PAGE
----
To evaluate induced VF conversion efficacy in greater detail, further analysis was performed based on absolute energy above the DFT++. These results are shown in Figure 1. A slight reduction of defibrillation efficacy at 12 months was observed with safety margins of 0 J, and 1 to 3 J. The 4 to 6 J safety margin group showed no reduction in efficacy at 12 months. Of note, the decrease in conversion efficacy observed with a 7 to 9 J margin at 12 months is difficult to interpret because of the small number of episodes at this data point (n=101). Finally, Figure 2 presents the conversion success of the first shock alone for safety margins defined in terms of absolute energy. Again, 4 to 6 J above DFT++ was adequate to maintain consistently high conversion success over the 12 months of follow-up, and higher safety margins, particularly those >10 J, did not offer any additional increase in first-shock conversion success.
Conversion Efficacy for Spontaneously Occurring Tachyarrhythmias
The efficacy of low-energy shocks to terminate spontaneously occurring rapid tachyarrhythmias was assessed by randomizing patients long-term to either the test group, in which the first 2 shocks were programmed at 2 steps above the DFT++, or the control group, in which all shocks were programmed at maximal output. This resulted in a range of safety margins for the 2 groups because of the differences in DFT++ and programmable energies. The distributions of actual safety margins are shown in Figure 3. For the test group programmed at 2 steps above DFT++, the mean safety margin was 5.2±1.1 J, whereas for the control group, the safety margin was 20.8±4.2. Despite this 4-fold difference in safety margins, defibrillation efficacy was essentially identical (97.3% in both groups; P=1.0), as shown in Figure 4. A second shock was needed for 9.2% of patients in the 2 steps above DFT++ group and in 8% of patients in the 31 J group (P=0.78). It is noteworthy that in both groups, the ventricular arrhythmias of all “failed” episodes (n=6) were successfully converted with subsequent shocks from the same therapy sequence, with no short- or long-term clinical sequelae.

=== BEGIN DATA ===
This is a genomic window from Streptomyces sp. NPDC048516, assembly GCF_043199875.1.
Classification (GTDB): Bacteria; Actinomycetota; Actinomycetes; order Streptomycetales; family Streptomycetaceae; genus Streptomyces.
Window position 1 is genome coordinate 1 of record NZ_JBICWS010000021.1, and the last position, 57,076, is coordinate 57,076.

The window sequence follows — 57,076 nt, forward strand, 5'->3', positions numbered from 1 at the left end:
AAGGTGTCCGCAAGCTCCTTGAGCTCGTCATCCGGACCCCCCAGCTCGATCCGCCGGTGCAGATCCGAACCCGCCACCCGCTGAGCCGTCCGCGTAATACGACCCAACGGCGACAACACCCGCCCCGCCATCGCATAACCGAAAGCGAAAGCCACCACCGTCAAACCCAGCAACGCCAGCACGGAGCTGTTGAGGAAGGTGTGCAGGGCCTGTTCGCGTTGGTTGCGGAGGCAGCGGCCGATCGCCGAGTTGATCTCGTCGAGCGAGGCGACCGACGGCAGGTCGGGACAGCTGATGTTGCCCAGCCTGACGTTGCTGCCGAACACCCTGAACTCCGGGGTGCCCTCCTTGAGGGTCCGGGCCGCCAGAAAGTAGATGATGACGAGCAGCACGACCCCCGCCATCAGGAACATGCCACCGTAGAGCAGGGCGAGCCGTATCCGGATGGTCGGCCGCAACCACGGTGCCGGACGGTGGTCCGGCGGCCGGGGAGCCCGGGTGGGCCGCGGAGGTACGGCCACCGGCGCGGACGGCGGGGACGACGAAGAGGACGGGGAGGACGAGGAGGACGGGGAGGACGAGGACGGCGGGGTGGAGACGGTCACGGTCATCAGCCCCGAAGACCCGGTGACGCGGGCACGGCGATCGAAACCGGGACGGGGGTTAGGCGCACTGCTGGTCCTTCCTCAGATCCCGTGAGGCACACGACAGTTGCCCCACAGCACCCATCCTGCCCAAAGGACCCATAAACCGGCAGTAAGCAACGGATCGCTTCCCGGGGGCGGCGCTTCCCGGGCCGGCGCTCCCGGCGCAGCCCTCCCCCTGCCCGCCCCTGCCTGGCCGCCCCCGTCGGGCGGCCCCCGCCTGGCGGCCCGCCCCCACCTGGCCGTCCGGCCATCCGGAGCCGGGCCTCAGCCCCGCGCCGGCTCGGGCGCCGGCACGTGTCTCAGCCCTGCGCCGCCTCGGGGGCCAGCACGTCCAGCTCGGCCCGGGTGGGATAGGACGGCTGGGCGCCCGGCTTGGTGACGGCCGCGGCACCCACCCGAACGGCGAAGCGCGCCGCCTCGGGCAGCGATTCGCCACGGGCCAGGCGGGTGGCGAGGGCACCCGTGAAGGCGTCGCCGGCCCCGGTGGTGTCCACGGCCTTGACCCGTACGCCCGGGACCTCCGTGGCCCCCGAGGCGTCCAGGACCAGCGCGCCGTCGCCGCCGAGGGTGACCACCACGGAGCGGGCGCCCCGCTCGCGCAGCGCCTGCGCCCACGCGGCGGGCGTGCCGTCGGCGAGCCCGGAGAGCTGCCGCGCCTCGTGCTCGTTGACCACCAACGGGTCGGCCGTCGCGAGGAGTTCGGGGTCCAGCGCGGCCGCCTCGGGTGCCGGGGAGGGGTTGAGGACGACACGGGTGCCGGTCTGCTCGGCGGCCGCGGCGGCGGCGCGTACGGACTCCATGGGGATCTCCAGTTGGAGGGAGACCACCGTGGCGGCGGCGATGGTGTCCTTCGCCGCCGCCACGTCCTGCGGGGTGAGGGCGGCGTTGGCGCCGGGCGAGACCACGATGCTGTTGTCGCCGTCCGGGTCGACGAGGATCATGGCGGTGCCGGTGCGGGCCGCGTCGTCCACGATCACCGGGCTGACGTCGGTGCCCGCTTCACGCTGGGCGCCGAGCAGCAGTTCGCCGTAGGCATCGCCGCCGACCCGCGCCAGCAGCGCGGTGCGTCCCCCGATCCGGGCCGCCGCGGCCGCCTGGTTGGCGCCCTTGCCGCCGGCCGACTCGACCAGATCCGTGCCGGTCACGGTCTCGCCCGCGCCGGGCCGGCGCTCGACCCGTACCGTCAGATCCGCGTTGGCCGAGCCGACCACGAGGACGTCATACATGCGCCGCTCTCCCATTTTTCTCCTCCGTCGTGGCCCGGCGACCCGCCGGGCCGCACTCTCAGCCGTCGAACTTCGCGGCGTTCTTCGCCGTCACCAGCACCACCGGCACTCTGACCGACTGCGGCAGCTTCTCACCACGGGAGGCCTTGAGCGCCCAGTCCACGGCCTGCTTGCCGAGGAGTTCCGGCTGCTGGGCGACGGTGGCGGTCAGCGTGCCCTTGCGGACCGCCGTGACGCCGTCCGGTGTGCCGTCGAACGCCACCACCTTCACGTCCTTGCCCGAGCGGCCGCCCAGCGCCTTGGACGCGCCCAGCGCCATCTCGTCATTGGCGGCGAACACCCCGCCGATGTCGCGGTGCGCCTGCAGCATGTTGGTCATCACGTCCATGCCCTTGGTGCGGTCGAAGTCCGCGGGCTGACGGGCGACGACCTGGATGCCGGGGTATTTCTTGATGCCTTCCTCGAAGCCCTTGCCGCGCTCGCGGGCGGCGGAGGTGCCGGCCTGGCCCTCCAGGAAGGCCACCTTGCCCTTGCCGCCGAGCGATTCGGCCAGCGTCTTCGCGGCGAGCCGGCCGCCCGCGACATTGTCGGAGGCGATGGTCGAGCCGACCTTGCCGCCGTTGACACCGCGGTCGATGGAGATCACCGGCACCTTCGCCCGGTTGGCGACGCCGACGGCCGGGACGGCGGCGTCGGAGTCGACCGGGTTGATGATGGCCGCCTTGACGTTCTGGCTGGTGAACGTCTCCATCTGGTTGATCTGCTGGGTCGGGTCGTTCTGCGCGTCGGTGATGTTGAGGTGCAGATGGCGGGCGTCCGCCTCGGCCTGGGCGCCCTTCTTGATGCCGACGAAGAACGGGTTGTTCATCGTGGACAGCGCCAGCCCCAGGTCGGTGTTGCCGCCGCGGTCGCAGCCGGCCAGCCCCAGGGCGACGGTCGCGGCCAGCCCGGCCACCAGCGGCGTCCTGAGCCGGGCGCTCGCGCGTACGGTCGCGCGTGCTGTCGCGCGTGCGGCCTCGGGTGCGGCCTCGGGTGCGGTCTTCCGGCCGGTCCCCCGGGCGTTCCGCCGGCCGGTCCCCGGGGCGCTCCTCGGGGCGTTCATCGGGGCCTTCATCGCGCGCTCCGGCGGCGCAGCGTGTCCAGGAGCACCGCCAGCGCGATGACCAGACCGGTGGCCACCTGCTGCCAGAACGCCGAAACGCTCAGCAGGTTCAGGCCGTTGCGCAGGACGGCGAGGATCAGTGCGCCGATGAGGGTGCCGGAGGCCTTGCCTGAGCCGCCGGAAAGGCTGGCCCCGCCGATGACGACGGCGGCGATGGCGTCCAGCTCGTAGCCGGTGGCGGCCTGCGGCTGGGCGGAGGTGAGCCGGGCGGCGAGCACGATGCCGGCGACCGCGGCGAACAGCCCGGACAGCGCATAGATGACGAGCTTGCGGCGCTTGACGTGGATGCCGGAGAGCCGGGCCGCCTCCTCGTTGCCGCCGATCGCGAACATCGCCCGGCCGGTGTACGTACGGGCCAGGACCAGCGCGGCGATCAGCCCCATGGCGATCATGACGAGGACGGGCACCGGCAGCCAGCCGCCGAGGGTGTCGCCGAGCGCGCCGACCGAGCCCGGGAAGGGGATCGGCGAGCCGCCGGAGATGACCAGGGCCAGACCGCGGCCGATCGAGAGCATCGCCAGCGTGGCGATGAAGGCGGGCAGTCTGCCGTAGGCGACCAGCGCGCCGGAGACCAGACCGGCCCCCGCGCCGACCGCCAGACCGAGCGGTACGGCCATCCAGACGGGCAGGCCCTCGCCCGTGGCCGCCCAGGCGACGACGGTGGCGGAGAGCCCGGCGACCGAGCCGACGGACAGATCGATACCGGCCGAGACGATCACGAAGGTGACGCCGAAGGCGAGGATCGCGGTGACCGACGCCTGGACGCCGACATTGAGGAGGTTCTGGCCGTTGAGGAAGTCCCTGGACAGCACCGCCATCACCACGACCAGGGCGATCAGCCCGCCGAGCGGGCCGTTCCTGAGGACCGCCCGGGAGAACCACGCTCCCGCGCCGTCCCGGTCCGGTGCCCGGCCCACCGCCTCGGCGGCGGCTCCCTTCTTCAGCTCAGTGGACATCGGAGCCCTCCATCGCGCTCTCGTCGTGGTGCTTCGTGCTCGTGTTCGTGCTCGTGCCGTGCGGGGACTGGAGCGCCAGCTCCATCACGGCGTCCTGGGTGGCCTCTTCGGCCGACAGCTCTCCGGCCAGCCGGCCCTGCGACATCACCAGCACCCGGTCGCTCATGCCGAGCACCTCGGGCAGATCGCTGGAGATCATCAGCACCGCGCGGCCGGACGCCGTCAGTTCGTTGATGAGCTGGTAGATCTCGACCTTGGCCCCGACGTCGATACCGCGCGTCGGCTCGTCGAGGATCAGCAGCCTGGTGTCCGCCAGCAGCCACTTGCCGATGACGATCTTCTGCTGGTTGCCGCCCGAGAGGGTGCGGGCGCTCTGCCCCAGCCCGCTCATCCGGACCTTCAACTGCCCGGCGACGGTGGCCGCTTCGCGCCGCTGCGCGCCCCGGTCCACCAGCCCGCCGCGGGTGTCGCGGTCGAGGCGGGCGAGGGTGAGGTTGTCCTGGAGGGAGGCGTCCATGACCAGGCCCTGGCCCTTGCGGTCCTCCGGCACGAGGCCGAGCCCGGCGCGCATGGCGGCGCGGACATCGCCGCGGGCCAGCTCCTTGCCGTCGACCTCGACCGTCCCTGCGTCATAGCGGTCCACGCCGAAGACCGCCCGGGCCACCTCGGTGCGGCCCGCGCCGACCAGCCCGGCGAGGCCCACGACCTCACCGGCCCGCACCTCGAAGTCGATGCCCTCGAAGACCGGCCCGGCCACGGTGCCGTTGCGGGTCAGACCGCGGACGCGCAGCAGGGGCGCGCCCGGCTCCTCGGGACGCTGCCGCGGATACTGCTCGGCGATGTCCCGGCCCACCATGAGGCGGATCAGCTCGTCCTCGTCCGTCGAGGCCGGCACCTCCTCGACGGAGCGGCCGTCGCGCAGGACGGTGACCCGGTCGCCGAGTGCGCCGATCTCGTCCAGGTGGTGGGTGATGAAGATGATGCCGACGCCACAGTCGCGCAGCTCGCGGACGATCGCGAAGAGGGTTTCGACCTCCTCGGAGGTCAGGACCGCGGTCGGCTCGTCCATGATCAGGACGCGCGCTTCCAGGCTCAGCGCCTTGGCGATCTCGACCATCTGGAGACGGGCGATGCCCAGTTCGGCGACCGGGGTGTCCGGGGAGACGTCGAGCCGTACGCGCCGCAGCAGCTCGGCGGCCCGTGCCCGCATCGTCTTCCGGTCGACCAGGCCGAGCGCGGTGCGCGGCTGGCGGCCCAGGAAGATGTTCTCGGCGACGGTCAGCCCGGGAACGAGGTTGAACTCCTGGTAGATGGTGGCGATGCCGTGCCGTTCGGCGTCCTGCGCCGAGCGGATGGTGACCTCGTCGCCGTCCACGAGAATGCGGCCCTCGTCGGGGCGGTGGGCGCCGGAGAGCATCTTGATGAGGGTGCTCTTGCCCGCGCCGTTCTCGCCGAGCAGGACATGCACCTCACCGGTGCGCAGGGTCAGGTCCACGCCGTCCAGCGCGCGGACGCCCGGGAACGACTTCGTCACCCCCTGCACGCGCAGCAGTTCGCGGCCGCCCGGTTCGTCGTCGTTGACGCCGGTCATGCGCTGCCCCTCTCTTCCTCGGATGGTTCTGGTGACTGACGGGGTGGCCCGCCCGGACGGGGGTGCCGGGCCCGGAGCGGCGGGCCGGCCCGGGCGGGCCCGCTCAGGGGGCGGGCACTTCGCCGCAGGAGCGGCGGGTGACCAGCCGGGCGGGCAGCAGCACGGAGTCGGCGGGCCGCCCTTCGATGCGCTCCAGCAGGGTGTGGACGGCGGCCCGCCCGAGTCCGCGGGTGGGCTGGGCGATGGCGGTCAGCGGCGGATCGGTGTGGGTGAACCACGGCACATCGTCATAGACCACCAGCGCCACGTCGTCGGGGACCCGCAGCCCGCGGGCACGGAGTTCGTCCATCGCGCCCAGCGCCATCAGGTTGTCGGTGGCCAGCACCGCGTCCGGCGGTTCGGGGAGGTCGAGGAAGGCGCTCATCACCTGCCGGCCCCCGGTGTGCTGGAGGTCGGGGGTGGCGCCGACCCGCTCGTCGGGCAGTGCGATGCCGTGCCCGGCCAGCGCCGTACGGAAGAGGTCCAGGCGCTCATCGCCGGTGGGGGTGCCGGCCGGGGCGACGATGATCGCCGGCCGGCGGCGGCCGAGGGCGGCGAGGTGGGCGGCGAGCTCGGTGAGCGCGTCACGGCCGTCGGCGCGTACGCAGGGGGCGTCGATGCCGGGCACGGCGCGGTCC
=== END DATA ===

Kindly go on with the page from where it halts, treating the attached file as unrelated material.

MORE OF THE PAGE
The major finding of this study is that a safety margin of 2 steps, or 4 to 6 J, above DFT++ is as safe and effective as larger safety margins for the treatment of either induced or spontaneous ventricular tachyarrhythmias. Moreover, efficacy is maintained over at least a 1-year follow-up period. The DFT was ≤17 J in almost 98% of patients, which is consistent with previous reports of the low defibrillation energy requirements with this lead system.18 In addition, the DFT++ was ≤17 J in ≈93% of patients, so that a pulse generator with a maximal output of 23 J could be safely implanted in these patients using this rigorous implant defibrillation testing algorithm.
Comparison With Previous Studies